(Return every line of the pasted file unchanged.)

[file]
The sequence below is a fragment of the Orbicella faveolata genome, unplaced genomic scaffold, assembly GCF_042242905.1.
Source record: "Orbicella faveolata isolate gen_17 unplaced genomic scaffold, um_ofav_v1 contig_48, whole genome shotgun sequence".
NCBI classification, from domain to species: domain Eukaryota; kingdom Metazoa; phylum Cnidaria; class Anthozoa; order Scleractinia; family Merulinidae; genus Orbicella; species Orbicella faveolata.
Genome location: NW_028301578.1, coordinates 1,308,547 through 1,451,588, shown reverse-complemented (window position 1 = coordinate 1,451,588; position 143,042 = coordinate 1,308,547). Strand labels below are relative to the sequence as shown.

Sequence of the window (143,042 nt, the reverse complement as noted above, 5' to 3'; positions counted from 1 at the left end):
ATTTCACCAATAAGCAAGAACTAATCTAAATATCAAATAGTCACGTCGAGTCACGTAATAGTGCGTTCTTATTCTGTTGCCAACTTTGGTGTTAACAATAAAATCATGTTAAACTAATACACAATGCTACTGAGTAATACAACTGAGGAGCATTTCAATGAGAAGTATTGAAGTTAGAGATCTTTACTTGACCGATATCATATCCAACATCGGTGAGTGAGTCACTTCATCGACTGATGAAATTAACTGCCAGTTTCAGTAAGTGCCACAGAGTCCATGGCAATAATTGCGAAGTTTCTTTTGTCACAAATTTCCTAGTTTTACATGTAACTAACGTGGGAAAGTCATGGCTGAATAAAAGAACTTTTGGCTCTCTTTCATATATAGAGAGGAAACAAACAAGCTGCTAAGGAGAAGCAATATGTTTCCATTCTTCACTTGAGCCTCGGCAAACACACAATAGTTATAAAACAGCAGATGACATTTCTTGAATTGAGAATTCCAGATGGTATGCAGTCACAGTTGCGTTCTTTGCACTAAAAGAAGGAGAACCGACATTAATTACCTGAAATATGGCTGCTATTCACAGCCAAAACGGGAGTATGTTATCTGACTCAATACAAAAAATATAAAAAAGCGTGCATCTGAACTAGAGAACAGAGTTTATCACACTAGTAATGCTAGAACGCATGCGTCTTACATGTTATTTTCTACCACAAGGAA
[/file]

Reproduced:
The sequence below is a fragment of the Orbicella faveolata genome, unplaced genomic scaffold, assembly GCF_042242905.1.
Source record: "Orbicella faveolata isolate gen_17 unplaced genomic scaffold, um_ofav_v1 contig_48, whole genome shotgun sequence".
NCBI classification, from domain to species: domain Eukaryota; kingdom Metazoa; phylum Cnidaria; class Anthozoa; order Scleractinia; family Merulinidae; genus Orbicella; species Orbicella faveolata.
Genome location: NW_028301578.1, coordinates 1,308,547 through 1,451,588, shown reverse-complemented (window position 1 = coordinate 1,451,588; position 143,042 = coordinate 1,308,547). Strand labels below are relative to the sequence as shown.

Sequence of the window (143,042 nt, the reverse complement as noted above, 5' to 3'; positions counted from 1 at the left end):
ATTTCACCAATAAGCAAGAACTAATCTAAATATCAAATAGTCACGTCGAGTCACGTAATAGTGCGTTCTTATTCTGTTGCCAACTTTGGTGTTAACAATAAAATCATGTTAAACTAATACACAATGCTACTGAGTAATACAACTGAGGAGCATTTCAATGAGAAGTATTGAAGTTAGAGATCTTTACTTGACCGATATCATATCCAACATCGGTGAGTGAGTCACTTCATCGACTGATGAAATTAACTGCCAGTTTCAGTAAGTGCCACAGAGTCCATGGCAATAATTGCGAAGTTTCTTTTGTCACAAATTTCCTAGTTTTACATGTAACTAACGTGGGAAAGTCATGGCTGAATAAAAGAACTTTTGGCTCTCTTTCATATATAGAGAGGAAACAAACAAGCTGCTAAGGAGAAGCAATATGTTTCCATTCTTCACTTGAGCCTCGGCAAACACACAATAGTTATAAAACAGCAGATGACATTTCTTGAATTGAGAATTCCAGATGGTATGCAGTCACAGTTGCGTTCTTTGCACTAAAAGAAGGAGAACCGACATTAATTACCTGAAATATGGCTGCTATTCACAGCCAAAACGGGAGTATGTTATCTGACTCAATACAAAAAATATAAAAAAGCGTGCATCTGAACTAGAGAACAGAGTTTATCACACTAGTAATGCTAGAACGCATGCGTCTTACATGTTATTTTCTACCACAAGGAA